Europe on target for 20 percent renewable energy by 2020
European Union (EU) nations are on target to meet their 20 percent renewable energy goal by 2020, according to a report conducted by the European Environment Agency (EEA): “Renewable energy in Europe — approximated recent growth and knock-on effects.”
|EU actual and approximated progress to interim and 2020 targets. Credit: European Environment Agency|
The report estimated the share of renewable energy consumption in 2013 across EU nations. To account for the growth, the report cited the drop in prices for renewable sources, such as wind and solar, which have been replacing coal and gas.
“By reducing the demand for imported fossil fuels, renewable technologies also increase energy security,” the report explained. “The substitution of natural gas (7 percent) is especially relevant in the current geopolitical context and considering the decline of domestic gas resources, while the reduction of oil and related fuels was less pronounced, to some extent, given the lesser share of renewable energy use in transport.”
The 20 percent goal is an average between the nations, and Britain, the Netherlands, Malta and Luxembourg have fallen behind — each with less than 5 percent energy from renewables. Austria, Finland, Sweden and Latvia are all above 30vpercent. In 2013, hydropower and onshore wind provided the majority of electricity from renewables, with 42.6 percent and 26.2 percent, respectively. Biomass provided 85 percent of renewable energy in the heating and cooling sector.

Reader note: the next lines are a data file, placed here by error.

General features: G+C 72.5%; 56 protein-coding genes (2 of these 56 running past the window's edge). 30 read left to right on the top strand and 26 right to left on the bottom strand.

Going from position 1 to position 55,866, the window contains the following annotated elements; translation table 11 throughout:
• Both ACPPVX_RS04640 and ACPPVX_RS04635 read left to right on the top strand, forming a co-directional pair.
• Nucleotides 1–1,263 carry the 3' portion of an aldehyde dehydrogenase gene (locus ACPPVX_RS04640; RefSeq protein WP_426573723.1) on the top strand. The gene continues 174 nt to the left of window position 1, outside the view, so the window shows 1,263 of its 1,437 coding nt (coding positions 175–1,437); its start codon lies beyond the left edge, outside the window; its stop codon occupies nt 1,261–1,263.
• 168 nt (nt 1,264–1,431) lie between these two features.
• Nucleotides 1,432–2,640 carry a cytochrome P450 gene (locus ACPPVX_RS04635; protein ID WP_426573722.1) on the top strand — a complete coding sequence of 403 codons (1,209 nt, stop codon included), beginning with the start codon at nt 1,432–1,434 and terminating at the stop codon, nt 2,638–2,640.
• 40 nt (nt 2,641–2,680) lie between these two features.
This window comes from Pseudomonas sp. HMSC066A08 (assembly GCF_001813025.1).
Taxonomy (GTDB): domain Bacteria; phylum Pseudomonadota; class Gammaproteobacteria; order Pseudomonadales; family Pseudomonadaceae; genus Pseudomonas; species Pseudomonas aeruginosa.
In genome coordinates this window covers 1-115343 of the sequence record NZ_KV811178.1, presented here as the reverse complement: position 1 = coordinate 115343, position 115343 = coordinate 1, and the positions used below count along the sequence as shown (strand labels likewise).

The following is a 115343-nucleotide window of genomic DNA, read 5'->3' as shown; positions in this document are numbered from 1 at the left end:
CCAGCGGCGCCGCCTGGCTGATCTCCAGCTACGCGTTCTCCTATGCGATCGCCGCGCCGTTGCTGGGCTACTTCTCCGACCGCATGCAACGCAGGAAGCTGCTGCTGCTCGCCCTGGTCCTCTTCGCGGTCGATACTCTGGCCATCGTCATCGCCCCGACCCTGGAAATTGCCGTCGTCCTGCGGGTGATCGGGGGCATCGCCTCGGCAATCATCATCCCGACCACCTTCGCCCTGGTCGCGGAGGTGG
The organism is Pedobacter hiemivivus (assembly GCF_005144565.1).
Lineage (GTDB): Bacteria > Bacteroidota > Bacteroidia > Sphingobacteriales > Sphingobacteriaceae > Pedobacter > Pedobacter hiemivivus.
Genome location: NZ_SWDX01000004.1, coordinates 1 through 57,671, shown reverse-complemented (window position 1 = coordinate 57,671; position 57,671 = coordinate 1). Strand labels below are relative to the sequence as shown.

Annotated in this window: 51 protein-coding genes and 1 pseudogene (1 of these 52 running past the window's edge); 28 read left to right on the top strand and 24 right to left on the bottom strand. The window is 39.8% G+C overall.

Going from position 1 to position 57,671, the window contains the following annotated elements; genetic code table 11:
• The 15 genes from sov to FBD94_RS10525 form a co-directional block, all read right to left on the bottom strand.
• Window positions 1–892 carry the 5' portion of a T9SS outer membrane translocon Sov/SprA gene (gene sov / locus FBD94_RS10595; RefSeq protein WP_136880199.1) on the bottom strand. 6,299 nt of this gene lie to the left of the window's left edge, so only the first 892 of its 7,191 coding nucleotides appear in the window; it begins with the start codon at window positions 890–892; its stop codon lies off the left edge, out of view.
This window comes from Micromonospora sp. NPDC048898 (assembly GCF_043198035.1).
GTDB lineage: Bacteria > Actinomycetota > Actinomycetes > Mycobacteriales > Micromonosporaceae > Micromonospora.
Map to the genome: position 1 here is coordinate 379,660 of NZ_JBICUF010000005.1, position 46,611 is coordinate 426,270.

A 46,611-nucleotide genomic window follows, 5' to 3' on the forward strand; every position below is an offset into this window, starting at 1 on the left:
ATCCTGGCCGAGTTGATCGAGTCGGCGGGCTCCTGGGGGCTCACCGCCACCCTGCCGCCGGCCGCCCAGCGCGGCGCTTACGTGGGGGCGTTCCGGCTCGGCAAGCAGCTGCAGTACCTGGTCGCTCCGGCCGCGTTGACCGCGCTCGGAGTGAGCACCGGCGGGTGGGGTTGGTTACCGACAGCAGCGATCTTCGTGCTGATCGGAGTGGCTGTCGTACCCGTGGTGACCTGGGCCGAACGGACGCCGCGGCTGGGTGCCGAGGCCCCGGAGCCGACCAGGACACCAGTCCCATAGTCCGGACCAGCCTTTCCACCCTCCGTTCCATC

According to the report, consumption of fossil fuels across Europe would have been 7 percent higher in 2012 if not for the additional use of renewable energy since 2005. Around 13 percent of coal was substituted for renewable sources, the most of any fuel.
The EU is on track to hit the 20 percent goal, but has another goal further into the future. The countries have agreed to a 27 percent renewable target by 2030 — and, according to European Commission’s Energy Roadmap 2050, long-term forecasts estimate the EU goal at 55 to 75 percent by 2050.
Even with the additions, the report found that coal, oil, gas and other fossil fuels still account for nearly 75 percent of energy consumption across the EU.
“We can go even further: if we support innovation in this area it could become a major motor of Europe’s economy, bringing down emissions while creating jobs,” said EEA Executive Director Hans Bruyninckx.